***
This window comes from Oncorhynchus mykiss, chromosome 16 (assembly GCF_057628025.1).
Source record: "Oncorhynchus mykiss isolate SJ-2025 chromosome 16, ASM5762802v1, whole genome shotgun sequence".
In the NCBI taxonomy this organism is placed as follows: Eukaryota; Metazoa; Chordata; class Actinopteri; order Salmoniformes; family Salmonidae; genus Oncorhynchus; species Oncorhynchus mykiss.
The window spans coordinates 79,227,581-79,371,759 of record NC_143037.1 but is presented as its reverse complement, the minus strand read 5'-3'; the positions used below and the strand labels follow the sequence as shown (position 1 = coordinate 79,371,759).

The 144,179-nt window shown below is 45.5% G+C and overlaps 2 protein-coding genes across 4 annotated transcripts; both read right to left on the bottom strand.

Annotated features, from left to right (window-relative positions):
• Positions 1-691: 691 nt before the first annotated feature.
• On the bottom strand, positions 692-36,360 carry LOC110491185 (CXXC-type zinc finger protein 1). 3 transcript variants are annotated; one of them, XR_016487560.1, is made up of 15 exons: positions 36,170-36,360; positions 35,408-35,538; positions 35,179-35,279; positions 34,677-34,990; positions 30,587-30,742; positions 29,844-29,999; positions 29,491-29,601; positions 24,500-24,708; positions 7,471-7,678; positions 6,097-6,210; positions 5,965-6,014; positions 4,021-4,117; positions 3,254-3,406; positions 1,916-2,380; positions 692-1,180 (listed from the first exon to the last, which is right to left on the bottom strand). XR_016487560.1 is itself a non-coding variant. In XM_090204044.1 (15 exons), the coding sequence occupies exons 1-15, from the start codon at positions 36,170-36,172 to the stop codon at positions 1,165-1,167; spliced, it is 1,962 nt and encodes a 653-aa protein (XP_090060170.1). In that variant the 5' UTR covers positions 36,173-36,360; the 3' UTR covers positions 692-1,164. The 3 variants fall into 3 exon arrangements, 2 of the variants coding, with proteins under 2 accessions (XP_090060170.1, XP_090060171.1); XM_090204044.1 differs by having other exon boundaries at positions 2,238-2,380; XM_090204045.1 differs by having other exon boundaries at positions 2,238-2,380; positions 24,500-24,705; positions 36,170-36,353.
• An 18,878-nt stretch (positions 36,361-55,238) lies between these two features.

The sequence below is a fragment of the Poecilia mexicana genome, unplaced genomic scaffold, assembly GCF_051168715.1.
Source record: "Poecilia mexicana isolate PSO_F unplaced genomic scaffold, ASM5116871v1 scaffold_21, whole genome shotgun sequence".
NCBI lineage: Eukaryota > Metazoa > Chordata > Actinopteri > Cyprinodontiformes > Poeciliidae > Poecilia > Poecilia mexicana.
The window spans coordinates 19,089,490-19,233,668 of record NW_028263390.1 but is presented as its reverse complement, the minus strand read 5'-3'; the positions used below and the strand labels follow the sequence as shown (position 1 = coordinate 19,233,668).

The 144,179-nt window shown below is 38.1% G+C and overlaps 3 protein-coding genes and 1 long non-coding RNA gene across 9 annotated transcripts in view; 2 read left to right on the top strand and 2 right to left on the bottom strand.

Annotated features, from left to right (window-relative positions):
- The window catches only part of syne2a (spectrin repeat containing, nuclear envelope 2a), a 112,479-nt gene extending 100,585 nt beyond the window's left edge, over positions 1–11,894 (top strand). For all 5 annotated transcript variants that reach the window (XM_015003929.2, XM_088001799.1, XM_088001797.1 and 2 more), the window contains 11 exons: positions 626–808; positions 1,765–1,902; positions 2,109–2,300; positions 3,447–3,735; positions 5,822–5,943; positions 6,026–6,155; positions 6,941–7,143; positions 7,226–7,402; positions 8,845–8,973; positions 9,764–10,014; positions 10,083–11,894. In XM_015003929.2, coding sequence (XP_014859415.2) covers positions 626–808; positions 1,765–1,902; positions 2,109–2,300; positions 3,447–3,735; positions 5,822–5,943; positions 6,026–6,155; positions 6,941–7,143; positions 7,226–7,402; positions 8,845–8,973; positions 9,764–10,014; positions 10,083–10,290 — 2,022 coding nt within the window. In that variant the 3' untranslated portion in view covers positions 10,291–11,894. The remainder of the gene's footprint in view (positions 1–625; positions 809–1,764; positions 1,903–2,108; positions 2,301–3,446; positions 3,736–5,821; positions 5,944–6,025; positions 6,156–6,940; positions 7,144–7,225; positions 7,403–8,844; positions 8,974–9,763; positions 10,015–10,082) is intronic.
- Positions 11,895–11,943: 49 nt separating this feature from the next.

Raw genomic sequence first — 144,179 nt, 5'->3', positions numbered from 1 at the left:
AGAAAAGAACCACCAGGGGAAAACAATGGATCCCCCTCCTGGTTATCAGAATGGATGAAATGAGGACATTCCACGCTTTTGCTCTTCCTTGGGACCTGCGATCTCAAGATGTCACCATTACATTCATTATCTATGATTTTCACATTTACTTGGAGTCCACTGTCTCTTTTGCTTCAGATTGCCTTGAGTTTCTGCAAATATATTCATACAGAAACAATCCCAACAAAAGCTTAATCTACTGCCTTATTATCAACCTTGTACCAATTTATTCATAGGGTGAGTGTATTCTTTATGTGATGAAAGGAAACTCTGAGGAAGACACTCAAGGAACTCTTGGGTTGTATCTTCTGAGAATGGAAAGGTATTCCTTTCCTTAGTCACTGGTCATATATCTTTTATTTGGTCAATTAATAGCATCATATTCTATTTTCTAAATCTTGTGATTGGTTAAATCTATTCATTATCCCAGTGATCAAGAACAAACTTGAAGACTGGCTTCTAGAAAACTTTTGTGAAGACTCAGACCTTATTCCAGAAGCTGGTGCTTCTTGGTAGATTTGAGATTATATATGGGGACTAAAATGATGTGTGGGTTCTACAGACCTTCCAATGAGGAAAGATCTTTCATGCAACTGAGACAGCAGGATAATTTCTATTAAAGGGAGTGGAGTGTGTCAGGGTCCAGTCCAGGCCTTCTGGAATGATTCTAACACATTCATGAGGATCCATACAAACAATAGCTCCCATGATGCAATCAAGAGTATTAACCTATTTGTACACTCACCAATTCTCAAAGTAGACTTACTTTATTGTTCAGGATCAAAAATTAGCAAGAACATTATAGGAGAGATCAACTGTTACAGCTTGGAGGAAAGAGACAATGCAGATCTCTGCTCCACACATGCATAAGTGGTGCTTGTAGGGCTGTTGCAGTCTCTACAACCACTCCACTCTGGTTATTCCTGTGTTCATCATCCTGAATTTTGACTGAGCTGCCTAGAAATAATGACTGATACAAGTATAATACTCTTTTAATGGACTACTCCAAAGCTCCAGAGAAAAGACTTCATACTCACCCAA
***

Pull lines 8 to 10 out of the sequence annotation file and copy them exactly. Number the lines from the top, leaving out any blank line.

• On the bottom strand, positions 692-36,360 carry LOC110491185 (CXXC-type zinc finger protein 1). 3 transcript variants are annotated; one of them, XR_016487560.1, is made up of 15 exons: positions 36,170-36,360; positions 35,408-35,538; positions 35,179-35,279; positions 34,677-34,990; positions 30,587-30,742; positions 29,844-29,999; positions 29,491-29,601; positions 24,500-24,708; positions 7,471-7,678; positions 6,097-6,210; positions 5,965-6,014; positions 4,021-4,117; positions 3,254-3,406; positions 1,916-2,380; positions 692-1,180 (listed from the first exon to the last, which is right to left on the bottom strand). XR_016487560.1 is itself a non-coding variant. In XM_090204044.1 (15 exons), the coding sequence occupies exons 1-15, from the start codon at positions 36,170-36,172 to the stop codon at positions 1,165-1,167; spliced, it is 1,962 nt and encodes a 653-aa protein (XP_090060170.1). In that variant the 5' UTR covers positions 36,173-36,360; the 3' UTR covers positions 692-1,164. The 3 variants fall into 3 exon arrangements, 2 of the variants coding, with proteins under 2 accessions (XP_090060170.1, XP_090060171.1); XM_090204044.1 differs by having other exon boundaries at positions 2,238-2,380; XM_090204045.1 differs by having other exon boundaries at positions 2,238-2,380; positions 24,500-24,705; positions 36,170-36,353.
• An 18,878-nt stretch (positions 36,361-55,238) lies between these two features.

The sequence below is a fragment of the Poecilia mexicana genome, unplaced genomic scaffold, assembly GCF_051168715.1.